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Mol Genet Metab. 2018 Nov;125(3):205-216. doi: 10.1016/j.ymgme.2018.08.014. Epub 2018 Sep 5.

Development and clinical consequences of white matter lesions in Fabry disease: a systematic review.

Author information

1
Amsterdam UMC, University of Amsterdam, Department of Endocrinology and Metabolism, Meibergdreef 9, Amsterdam, the Netherlands. Electronic address: s.korver@amc.uva.nl.
2
Amsterdam UMC, University of Amsterdam, Department of Endocrinology and Metabolism, Meibergdreef 9, Amsterdam, the Netherlands.
3
Amsterdam UMC, University of Amsterdam, Department of Endocrinology and Metabolism, Meibergdreef 9, Amsterdam, the Netherlands. Electronic address: c.e.hollak@amc.uva.nl.
4
Amsterdam UMC, University of Amsterdam, Department of Neurology, Meibergdreef 9, Amsterdam, the Netherlands. Electronic address: i.n.vanschaik@amc.uva.nl.
5
Amsterdam UMC, University of Amsterdam, Department of Endocrinology and Metabolism, Meibergdreef 9, Amsterdam, the Netherlands. Electronic address: m.langeveld@amc.uva.nl.

Abstract

BACKGROUND:

Fabry disease (FD) is a rare lysosomal storage disorder that might result in, amongst other complications, early stroke and white matter lesions (WMLs). More insight in WMLs in FD could clarify the role of WMLs in the disease presentation and prognosis in FD. In this systematic review we assessed the prevalence, severity, location and course of WMLs in FD. We also systematically reviewed the evidence on the relation between WMLs, disease characteristics and clinical parameters.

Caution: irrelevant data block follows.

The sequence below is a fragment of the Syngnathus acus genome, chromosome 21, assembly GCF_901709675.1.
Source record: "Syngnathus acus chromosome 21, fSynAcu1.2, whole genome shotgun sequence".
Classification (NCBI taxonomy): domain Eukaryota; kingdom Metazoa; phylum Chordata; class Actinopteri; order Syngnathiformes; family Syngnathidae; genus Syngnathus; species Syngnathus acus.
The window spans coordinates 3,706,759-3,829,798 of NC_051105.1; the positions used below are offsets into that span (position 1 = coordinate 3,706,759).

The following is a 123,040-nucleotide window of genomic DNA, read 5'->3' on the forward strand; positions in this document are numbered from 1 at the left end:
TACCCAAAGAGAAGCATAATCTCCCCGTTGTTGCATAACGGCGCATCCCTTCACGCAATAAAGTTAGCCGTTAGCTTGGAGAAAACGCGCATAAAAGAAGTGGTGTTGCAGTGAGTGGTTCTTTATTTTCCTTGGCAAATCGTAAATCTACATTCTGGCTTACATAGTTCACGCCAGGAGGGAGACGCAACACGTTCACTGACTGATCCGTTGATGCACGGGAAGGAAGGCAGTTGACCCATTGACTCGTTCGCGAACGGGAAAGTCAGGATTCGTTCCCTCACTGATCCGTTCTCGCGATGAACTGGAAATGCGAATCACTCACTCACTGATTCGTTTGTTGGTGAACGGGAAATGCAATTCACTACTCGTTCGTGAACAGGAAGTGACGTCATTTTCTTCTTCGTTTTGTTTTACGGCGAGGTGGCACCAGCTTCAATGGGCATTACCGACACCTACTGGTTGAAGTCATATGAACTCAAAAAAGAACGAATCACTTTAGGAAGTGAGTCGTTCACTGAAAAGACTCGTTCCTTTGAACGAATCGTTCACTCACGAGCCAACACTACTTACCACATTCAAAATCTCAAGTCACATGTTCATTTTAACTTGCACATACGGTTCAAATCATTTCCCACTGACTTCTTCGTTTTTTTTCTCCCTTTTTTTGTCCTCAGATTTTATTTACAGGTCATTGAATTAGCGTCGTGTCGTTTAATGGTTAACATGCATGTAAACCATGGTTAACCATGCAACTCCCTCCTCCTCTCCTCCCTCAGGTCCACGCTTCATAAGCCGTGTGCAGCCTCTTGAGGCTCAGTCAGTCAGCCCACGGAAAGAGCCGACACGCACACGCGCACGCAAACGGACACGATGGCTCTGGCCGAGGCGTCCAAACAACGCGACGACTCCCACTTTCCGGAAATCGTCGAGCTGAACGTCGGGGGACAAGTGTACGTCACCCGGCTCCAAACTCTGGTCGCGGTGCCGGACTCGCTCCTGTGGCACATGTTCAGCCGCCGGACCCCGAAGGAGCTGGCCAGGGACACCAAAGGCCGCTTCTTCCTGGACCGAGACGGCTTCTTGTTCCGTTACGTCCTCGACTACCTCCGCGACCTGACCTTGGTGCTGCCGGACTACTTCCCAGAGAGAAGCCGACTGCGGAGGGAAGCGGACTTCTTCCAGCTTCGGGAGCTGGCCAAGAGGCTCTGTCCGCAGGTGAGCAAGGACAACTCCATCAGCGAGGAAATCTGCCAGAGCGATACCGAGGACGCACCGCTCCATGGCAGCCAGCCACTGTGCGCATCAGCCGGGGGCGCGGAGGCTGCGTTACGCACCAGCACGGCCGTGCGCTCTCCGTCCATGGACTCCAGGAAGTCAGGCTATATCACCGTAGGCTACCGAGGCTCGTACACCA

METHODS:

We searched Pubmed, EMBASE and CINAHL (inception to Feb 2018) and identified articles reporting on FD and WMLs assessed with MRI. Prevalence and severity were assessed for all patients combined and divided by sex.

RESULTS:

Out of 904 studies a total of 46 studies were included in the analyses. WMLs were present in 46% of patients with FD (581 out of 1276 patients, corrected mean age: 38.8 years, range 11.8-79.3) and increased with age. A total of 16.4% of patients (31 out of 189 patients, corrected mean age: 41.1 years, range 35.8-43.3 years) showed substantial confluent WMLs. Men and women showed comparable prevalence and severity of WMLs. However, men were significantly younger at time of WML assessment. Patients with classical FD had a higher chance on WMLs compared to non-classical patients. Progression of WMLs was seen in 24.6% of patients (49 out of 199 patients) during 38.1 months follow-up. Progression was seen in both men and women, with and without enzyme replacement therapy, but at an earlier age in men. Stroke seemed to be related to WMLs, but cerebrovascular risk factors, cardiac and renal (dys)function did not. Pathology in the brain in FD seemed to extend beyond the WMLs into the normal appearing white matter.

CONCLUSIONS:

A significant group of FD patients has substantial WMLs and male patients develop WMLs earlier compared to female patients. WMLs could be used in clinical trials to evaluate possible treatment effects on the brain. Future studies should focus on longitudinal follow-up using modern imaging techniques, focusing on the clinical consequences of WMLs. In addition, ischemic and non-ischemic pathways resulting in WML development should be studied.

KEYWORDS:

Cerebral Small Vessel Disease; Fabry Disease; Leukoaraiosis; Lysosomal Storage Diseases; MRI; Systematic review; White matter lesions

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